How enhancing relationships and automating processes can help oil and gas organizations prosper during the slowdown

It’s well documented that any companies facing the current downturn in the oil and gas industry resort to headcount and operational reduction, neither of which solves the long-term financial challenges of your company; however, these decisions are avoidable.

Instead of using layoffs as a temporary financial solution, companies like yours can improve their outlook by focusing on the relationships with their chosen partners and automating collaborative processes.

When paying for services or direct materials, reconciling the work of your suppliers with invoices and service agreements can be a long, yet essential, process; you must ensure to get what you paid for.

If you’re supplying these services or materials, slow-pay due to a drawn out reconciliation process is a threat to your business; the longer it takes to get paid for a job, the longer it takes to pay your employees. These delays can increase the DSO (Days Sales Outstanding) of a job and compromise the financial health of the company and the job security of employees.

Dealing with cash flow

For example, in 2000 we worked with a major oil field services provider that was experiencing a significant cash flow issue. The company serviced about 15 different oil and gas companies. It took those companies months to reconcile payments, dramatically increasing their DSO on multimillion dollar invoices.

After investigating the root of the problem, the issue was clear: their invoice system was incapable of scaling at the rate needed to take on the number of contracts they had. If you send thousands of invoices every month as a service provider in the oil field, reconciling who paid you and when they paid you—and making sure your books are squared away—can be very manually intensive. If you don’t have digital data on hand, it becomes nearly impossible to keep up.

Digital benefits

On the other hand, the ability to manage your invoice process digitally can directly benefit your company’s cash flow. According to a study of the retail industry conducted by the University of Tennessee’s Global Supply Chain Institute, in collaboration with DiCentral:

  • Suppliers using a third party business-to-business integration (B2Bi) provider processed invoices  five days faster;
  • Suppliers captured a 25 percent savings increase by processing orders electronically and 20 percent savings by processing invoices electronically rather than non-electronically;
  • 94 percent saw significant improvement in their electronic connectivity capabilities when using B2Bi Managed Services;
  • 68 percent reported that their clients said they were easier to do business with after implementing B2Bi Managed Services; and
  • 69 percent said they could respond more quickly to changes in their clients’ environments after implementing B2Bi Managed Services.

While digitizing your B2B process can seem overwhelming, companies like yours can take immediate steps toward improving your cash flow through an automated process with your business partners.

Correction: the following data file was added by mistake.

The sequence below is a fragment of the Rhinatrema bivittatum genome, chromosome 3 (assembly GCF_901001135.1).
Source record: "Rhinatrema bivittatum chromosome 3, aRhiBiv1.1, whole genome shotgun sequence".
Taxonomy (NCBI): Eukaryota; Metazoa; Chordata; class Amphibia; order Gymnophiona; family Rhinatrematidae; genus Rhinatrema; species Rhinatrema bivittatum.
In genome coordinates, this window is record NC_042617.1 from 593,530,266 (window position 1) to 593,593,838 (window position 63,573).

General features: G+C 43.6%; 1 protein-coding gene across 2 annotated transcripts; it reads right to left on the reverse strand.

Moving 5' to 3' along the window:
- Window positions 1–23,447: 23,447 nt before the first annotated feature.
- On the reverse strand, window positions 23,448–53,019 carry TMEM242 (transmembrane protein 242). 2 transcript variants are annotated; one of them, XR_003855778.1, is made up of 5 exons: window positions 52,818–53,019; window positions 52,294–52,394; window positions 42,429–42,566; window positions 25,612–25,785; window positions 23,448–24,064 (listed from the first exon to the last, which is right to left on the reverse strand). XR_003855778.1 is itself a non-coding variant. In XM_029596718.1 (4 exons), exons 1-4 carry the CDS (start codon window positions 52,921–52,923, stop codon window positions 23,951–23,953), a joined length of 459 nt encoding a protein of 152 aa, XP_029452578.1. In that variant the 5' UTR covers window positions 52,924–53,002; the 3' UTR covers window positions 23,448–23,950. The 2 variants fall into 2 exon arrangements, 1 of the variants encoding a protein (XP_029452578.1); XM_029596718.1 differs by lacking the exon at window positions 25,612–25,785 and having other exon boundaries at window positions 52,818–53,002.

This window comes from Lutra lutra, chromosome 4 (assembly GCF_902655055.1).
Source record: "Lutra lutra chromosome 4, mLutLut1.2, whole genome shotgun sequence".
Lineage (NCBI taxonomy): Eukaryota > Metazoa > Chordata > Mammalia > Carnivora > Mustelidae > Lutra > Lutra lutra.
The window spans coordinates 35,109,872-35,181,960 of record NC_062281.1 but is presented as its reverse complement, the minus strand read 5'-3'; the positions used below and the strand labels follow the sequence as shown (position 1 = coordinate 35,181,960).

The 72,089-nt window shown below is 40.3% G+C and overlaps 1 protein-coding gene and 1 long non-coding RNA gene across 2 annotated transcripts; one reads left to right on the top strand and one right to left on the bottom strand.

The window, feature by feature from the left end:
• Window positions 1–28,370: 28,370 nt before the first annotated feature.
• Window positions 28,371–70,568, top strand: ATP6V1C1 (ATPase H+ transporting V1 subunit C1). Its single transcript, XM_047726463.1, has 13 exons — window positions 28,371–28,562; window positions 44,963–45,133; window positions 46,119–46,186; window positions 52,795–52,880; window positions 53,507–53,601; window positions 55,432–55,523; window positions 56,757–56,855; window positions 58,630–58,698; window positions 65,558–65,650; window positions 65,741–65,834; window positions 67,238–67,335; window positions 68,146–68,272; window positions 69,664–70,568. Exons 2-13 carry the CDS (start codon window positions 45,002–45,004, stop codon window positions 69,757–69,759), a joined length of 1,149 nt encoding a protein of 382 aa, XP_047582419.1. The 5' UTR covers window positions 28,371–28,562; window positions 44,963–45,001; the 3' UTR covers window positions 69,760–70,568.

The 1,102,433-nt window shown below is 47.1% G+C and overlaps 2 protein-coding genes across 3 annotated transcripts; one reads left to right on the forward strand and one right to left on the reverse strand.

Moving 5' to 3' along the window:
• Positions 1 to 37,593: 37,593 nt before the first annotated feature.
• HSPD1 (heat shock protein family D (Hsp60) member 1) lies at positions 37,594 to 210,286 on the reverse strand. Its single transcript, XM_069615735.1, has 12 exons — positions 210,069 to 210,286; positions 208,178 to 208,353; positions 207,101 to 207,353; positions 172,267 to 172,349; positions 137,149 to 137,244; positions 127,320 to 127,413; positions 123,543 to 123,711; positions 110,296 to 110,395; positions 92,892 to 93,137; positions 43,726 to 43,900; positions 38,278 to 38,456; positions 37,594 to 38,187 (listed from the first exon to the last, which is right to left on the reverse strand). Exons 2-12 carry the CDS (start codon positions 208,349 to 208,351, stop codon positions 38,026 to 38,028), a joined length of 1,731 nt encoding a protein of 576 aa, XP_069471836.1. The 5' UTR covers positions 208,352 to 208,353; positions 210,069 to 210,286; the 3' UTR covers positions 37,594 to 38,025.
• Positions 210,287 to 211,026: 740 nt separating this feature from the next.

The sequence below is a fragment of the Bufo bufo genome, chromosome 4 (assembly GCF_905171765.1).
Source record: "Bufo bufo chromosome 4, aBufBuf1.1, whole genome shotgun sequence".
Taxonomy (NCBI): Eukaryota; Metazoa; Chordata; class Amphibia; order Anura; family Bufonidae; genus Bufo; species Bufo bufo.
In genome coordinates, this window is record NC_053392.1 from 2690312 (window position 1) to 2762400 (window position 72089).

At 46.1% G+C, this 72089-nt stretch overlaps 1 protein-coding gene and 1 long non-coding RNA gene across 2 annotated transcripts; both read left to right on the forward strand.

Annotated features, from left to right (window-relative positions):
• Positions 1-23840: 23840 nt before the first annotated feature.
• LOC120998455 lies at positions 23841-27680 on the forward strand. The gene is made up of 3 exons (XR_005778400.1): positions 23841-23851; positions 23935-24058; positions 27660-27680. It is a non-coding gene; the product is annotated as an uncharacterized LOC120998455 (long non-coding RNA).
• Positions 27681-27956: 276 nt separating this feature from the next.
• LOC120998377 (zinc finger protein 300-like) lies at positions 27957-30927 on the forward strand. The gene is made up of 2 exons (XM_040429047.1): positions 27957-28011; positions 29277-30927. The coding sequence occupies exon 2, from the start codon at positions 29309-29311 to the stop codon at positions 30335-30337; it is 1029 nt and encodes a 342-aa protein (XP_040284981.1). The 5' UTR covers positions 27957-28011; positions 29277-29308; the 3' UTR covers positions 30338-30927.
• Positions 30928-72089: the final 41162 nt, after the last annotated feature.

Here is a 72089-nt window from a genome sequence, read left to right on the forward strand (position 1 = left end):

• Examine the volume of transactions that are manually processed by your company.
  • Prioritize those transactions based on volume and revenue impact. This will allow you to identify the types of transactions that produce the quickest return on investment (ROI).
  • Automate the prioritized transactions by selecting a B2Bi technology platform (also known as electronic data interchange, EDI). The automation will help reduce errors, and decrease DSO. To make the most of these efforts, it may make sense to investigate third parties to audit these processes.

You can learn more about B2Bi and how your company can thrive during the downturn by downloading the University of Tennessee’s Global Supply Chain Institute’s full study:

Peter Edlund is the senior vice president of global marketing for DiCentral. Founded in 2000, DiCentral is a leading global provider of B2Bi Managed Services headquartered in Houston, Texas with 10 offices worldwide supporting customers in over 27 countries.  

Pfizer settles foreign bribery case with U.S. government

NEW YORK, Tue Aug 7, 2012 – Pfizer Inc. has agreed to pay $60.2 million to settle a U.S. government probe of the drug maker’s alleged use of illegal payments to win business overseas, according to the U.S. Securities and Exchange Commission.

The settlement, made public on Tuesday, is part of a broad crackdown on bribery by multinational companies in foreign countries that has affected several of the world’s top pharmaceutical companies.

According to an SEC complaint, filed in U.S. District Court for the District of Columbia, Pfizer’s misconduct dates to 2001. Employees of Pfizer subsidiaries bribed foreign officials to use Pfizer products and boost prescriptions, the complaint said.

The improper payments were made to officials in Russia, Bulgaria, Croatia, Kazakhstan, Serbia, Czech Republic, China and Italy.

The 1977 Foreign Corrupt Practices Act makes it illegal for U.S. companies and foreign firms whose stock is traded in the United States to bribe government officials in foreign countries.

Separately, the SEC also charged Wyeth, which Pfizer acquired in 2009, with similar violations. Pfizer and Wyeth agreed to separate settlements in which they will pay a total more than $45 million.

In a parallel action, the Justice Department said a Pfizer indirect subsidiary, Pfizer H.C.P. Corp., had agreed to pay a $15 million penalty to resolve a department investigation of alleged violations.